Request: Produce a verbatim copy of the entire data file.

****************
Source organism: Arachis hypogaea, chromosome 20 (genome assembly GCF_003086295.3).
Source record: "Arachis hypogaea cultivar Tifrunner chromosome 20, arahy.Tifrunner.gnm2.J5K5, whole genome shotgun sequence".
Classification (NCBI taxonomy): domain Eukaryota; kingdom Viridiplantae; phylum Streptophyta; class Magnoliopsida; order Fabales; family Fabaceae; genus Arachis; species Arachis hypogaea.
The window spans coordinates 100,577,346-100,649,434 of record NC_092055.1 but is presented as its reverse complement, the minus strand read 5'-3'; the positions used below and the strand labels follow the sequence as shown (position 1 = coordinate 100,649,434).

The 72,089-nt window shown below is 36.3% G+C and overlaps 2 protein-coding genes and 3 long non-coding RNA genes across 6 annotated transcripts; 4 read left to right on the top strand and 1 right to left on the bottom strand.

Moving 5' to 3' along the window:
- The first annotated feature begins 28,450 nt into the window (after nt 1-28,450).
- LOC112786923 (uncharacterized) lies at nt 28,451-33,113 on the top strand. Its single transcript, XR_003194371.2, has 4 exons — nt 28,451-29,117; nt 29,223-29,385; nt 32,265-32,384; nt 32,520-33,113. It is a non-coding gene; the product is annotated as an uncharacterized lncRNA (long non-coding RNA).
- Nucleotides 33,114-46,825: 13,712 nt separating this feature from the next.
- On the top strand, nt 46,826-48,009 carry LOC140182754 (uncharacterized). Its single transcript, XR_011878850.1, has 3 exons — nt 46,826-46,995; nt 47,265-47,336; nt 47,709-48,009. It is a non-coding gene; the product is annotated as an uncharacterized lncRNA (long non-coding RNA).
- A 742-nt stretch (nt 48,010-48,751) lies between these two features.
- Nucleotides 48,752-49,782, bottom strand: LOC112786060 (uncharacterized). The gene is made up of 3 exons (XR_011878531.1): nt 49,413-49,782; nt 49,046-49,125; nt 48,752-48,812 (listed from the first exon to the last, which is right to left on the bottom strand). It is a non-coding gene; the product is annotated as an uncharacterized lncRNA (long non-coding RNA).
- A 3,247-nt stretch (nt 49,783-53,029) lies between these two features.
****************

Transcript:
Source organism: Arachis hypogaea, chromosome 20 (genome assembly GCF_003086295.3).
Source record: "Arachis hypogaea cultivar Tifrunner chromosome 20, arahy.Tifrunner.gnm2.J5K5, whole genome shotgun sequence".
Classification (NCBI taxonomy): domain Eukaryota; kingdom Viridiplantae; phylum Streptophyta; class Magnoliopsida; order Fabales; family Fabaceae; genus Arachis; species Arachis hypogaea.
The window spans coordinates 100,577,346-100,649,434 of record NC_092055.1 but is presented as its reverse complement, the minus strand read 5'-3'; the positions used below and the strand labels follow the sequence as shown (position 1 = coordinate 100,649,434).

The 72,089-nt window shown below is 36.3% G+C and overlaps 2 protein-coding genes and 3 long non-coding RNA genes across 6 annotated transcripts; 4 read left to right on the top strand and 1 right to left on the bottom strand.

Moving 5' to 3' along the window:
- The first annotated feature begins 28,450 nt into the window (after nt 1-28,450).
- LOC112786923 (uncharacterized) lies at nt 28,451-33,113 on the top strand. Its single transcript, XR_003194371.2, has 4 exons — nt 28,451-29,117; nt 29,223-29,385; nt 32,265-32,384; nt 32,520-33,113. It is a non-coding gene; the product is annotated as an uncharacterized lncRNA (long non-coding RNA).
- Nucleotides 33,114-46,825: 13,712 nt separating this feature from the next.
- On the top strand, nt 46,826-48,009 carry LOC140182754 (uncharacterized). Its single transcript, XR_011878850.1, has 3 exons — nt 46,826-46,995; nt 47,265-47,336; nt 47,709-48,009. It is a non-coding gene; the product is annotated as an uncharacterized lncRNA (long non-coding RNA).
- A 742-nt stretch (nt 48,010-48,751) lies between these two features.
- Nucleotides 48,752-49,782, bottom strand: LOC112786060 (uncharacterized). The gene is made up of 3 exons (XR_011878531.1): nt 49,413-49,782; nt 49,046-49,125; nt 48,752-48,812 (listed from the first exon to the last, which is right to left on the bottom strand). It is a non-coding gene; the product is annotated as an uncharacterized lncRNA (long non-coding RNA).
- A 3,247-nt stretch (nt 49,783-53,029) lies between these two features.